When someone is wearing eyeglasses, it is safe to presume that their vision is imperfect, but it may not be apparent exactly what is impairing their vision. The three most common likely culprits are nearsightedness, farsightedness and astigmatism. To help their patients understand the difference between these refractive errors, the eye doctors at St. Michael’s Eye & Laser Institute in Largo, Florida briefly explain each type in this blog.
Nearsightedness is a condition in which the eye has difficulty seeing objects that are further away, but no problem seeing objects up close. The main cause is an eyeball that is moderately longer than normal, giving the eye a more oval shape. As a result, the incoming light focuses before it can reach the retina. This condition affects between 30% and 40% of Americans. Most have it starting in childhood, with the quality of their distance vision degrading until about the age of 20.
In many ways, farsightedness is the opposite of nearsightedness. With hyperopia, people have no difficulty seeing distant objects clearly, but experience blurriness for nearer objects. This typically occurs because the cornea is flatter than normal. As a result of the imperfect curvature, incoming light refracts behind the retina. About 5% to 10% of Americans have farsightedness, with most having it from birth. It can also get progressively worse with time.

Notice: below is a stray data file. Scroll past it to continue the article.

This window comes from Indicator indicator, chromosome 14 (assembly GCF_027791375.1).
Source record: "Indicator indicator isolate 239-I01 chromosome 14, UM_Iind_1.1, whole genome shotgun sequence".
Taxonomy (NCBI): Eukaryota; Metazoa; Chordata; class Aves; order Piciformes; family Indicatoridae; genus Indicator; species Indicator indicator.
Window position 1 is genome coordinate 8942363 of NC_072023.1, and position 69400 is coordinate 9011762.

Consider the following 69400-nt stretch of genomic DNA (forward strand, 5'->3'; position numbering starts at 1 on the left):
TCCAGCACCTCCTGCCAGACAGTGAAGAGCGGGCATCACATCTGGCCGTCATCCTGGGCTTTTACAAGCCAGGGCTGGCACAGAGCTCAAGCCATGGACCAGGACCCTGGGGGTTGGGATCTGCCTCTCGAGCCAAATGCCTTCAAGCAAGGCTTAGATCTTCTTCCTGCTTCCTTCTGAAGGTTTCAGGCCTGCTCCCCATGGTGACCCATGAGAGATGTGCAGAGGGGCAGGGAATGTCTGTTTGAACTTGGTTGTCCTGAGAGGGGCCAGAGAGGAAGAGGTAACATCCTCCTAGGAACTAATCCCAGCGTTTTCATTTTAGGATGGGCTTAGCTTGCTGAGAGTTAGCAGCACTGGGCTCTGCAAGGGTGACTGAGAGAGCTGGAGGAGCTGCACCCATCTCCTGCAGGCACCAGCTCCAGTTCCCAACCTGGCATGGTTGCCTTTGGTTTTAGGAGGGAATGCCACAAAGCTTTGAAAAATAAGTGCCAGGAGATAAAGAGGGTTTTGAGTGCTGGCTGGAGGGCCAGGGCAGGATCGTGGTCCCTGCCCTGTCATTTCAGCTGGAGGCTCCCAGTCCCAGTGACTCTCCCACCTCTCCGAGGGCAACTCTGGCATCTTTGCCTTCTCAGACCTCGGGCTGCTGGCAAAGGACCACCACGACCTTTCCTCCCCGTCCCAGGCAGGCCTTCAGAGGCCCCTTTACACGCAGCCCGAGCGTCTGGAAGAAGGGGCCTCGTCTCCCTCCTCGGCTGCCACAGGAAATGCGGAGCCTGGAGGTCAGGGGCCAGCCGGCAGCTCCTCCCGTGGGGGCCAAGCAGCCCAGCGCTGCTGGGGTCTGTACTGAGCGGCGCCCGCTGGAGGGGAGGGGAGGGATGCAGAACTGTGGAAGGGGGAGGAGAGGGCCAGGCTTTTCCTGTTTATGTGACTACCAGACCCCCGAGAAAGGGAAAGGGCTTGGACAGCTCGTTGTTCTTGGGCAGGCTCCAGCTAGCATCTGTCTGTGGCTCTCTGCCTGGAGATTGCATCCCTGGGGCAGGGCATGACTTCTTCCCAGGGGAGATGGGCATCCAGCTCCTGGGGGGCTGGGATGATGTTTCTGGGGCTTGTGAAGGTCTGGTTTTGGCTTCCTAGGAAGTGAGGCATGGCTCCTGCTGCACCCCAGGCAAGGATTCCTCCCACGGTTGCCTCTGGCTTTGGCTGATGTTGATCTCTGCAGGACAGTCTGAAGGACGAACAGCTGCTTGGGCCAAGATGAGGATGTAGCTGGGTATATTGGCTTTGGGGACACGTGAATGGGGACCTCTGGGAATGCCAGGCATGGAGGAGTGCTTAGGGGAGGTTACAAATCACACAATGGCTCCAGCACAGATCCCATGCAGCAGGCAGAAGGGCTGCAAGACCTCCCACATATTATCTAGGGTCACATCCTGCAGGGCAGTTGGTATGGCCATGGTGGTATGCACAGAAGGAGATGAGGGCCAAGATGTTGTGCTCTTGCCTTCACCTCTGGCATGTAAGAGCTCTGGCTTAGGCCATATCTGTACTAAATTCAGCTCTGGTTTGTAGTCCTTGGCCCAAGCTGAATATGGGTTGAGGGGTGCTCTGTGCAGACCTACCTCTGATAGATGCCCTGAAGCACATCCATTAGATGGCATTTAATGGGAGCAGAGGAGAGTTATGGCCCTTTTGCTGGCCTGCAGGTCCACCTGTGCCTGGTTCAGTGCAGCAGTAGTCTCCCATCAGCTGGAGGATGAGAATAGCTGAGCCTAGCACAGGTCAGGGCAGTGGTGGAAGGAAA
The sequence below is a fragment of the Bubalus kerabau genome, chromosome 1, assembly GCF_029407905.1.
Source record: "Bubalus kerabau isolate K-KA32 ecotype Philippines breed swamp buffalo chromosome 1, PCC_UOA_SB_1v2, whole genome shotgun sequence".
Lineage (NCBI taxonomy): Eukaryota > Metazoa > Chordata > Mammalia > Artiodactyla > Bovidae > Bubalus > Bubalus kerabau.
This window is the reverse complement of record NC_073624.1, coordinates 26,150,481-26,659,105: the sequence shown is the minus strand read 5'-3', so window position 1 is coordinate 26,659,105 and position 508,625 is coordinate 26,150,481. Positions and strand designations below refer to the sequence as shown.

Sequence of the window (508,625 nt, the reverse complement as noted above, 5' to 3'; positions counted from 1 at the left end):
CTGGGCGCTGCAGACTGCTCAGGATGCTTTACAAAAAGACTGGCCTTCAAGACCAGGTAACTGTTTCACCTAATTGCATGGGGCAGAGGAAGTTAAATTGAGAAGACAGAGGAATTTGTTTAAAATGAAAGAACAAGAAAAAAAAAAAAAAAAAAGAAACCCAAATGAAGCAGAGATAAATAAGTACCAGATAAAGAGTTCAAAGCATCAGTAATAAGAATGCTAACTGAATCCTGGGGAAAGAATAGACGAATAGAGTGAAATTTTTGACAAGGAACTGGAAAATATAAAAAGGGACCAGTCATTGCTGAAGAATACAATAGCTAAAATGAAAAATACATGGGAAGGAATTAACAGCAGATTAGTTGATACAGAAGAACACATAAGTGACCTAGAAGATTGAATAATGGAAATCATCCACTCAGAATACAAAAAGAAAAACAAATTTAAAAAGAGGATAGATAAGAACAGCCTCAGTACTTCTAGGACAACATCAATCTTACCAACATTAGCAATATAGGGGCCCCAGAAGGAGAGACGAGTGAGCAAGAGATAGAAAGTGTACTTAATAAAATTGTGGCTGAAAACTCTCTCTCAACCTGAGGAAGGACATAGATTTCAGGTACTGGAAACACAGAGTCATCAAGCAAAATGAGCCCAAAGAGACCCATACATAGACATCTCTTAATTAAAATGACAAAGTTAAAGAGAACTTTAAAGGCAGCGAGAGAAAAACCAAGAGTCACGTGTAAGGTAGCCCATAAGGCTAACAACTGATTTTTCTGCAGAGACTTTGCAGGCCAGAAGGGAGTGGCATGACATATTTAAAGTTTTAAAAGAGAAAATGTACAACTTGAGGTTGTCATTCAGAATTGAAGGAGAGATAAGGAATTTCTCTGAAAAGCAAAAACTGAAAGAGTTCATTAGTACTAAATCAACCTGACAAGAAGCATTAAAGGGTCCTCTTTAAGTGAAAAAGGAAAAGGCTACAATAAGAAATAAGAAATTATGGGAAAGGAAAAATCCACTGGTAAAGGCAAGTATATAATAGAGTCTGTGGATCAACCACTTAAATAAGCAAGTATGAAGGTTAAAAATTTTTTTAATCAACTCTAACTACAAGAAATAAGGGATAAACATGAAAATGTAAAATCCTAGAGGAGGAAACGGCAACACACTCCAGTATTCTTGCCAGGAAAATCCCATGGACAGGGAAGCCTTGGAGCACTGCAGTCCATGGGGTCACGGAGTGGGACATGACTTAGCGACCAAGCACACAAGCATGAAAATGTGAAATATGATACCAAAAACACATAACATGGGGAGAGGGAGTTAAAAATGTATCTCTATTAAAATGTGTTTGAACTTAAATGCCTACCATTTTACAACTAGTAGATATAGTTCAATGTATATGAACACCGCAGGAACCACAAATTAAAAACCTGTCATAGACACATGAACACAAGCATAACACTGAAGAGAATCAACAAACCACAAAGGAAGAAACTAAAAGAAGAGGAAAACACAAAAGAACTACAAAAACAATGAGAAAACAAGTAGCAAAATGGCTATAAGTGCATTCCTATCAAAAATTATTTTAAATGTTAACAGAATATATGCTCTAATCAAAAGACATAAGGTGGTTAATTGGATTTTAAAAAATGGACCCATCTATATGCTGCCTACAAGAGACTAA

If the cornea or lens of the eye has an abnormal curvature, this means that the light refracts improperly. Depending on the shape of the eye, this can hurt the quality of a person’s up-close vision, faraway vision, or both. Approximately one in every three Americans has astigmatism.
It is possible for people to have nearsightedness or farsightedness on top of astigmatism. Although rare, it is also possible for someone to have nearsightedness in one eye and farsightedness in the other.
Treating Refractive Errors
Prescription lenses like eyeglasses or contact lenses can help correct the vision of patients with nearsightedness, farsightedness, and/or astigmatism. The other solution is LASIK. Laser eye surgery is a great way to overcome refractive errors by correcting the curvature of the cornea for improved vision.
At St. Michael’s Eye & Laser Institute, we have the latest technology that can help us to correct eyes affected by nearsightedness, farsightedness and astigmatism. If you have always wanted to limit your dependency on prescription eyewear, come visit one of our LASIK specialists to see if you are a good candidate for refractive surgery. Book an appointment online or call (727) 585-2200.